After my initial posting on this yesterday, Greg shares a few more quotes from his students. It reminds me of the things both teachers and students said at the end of my 2008 project at Rotterdam university for applied sciences. There, a group of teachers explored how to use digital technology, blogs and the myriad of social web tools, to both support their own learning and change their teaching. The sentiments expressed are similar, if you look at the quotes in the last two sections (change yourself, change your students) of my 2009 posting about it. What jumps out most for me, is the sense of agency, the power that comes from discovering that agency.
As a long time netizen it is easy to forget that for many now online their complete experience of the internet is within the web silos. I frequent silos, but I’ve always kept a place well outside of it for over two decades. When you’ve never ‘played outside’, building your own space beyond the silos can be an eye-opener. Greg McVerry pointed to the blog of one of his students, who described the experience of stepping outside the silos (emphasis mine):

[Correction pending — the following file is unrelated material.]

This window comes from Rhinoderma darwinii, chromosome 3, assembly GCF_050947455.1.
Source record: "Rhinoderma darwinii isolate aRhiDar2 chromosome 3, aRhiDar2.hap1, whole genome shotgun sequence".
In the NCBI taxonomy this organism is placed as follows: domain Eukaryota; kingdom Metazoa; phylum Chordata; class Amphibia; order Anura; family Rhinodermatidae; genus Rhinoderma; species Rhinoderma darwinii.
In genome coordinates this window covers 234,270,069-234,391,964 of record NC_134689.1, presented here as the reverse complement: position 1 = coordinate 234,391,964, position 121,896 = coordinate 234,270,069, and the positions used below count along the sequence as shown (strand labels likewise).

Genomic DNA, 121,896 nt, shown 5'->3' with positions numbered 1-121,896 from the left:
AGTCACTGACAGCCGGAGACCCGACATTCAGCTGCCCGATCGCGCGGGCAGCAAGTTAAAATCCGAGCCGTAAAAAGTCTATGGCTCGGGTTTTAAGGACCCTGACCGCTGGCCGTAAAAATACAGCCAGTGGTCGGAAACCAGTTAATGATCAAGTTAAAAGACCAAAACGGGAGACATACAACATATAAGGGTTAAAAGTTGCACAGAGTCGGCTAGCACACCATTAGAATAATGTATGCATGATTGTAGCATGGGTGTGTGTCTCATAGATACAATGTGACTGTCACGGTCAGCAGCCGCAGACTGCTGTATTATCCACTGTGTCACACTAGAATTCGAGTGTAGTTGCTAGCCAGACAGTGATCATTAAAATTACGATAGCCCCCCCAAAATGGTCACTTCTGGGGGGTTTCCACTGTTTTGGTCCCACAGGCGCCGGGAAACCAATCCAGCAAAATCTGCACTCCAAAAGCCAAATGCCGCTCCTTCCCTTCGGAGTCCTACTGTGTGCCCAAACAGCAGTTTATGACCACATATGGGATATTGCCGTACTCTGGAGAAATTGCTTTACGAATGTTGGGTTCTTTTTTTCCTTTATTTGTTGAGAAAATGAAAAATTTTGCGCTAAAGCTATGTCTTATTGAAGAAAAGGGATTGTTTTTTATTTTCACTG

The fact that I now have a place where I can do that, where I can publish my thoughts whenever I want in a place open for people to read and to not be afraid of doing so, is liberating. I’ve always wanted a space online to call my own. I’m so tired of all the endless perfection I see on social media. My space, “Life Chapter by Chapter” is real. It’s me, personified by a website. And though this post is not digitally enhanced in any way, I love it because it’s representative of the bottom line of what I’ve learned in EDU 106. I’m my own person on this site, I’m not defined by Instagram, Facebook, or Twitter. I can post what I want, when I want, how I want. It’s a beautiful thing.
That’s a beautiful thing, indeed. Maybe this is the bit that Frank Meeuwsen and I need to take as the key to the story when writing a book, as Elja challenged us today (in Dutch).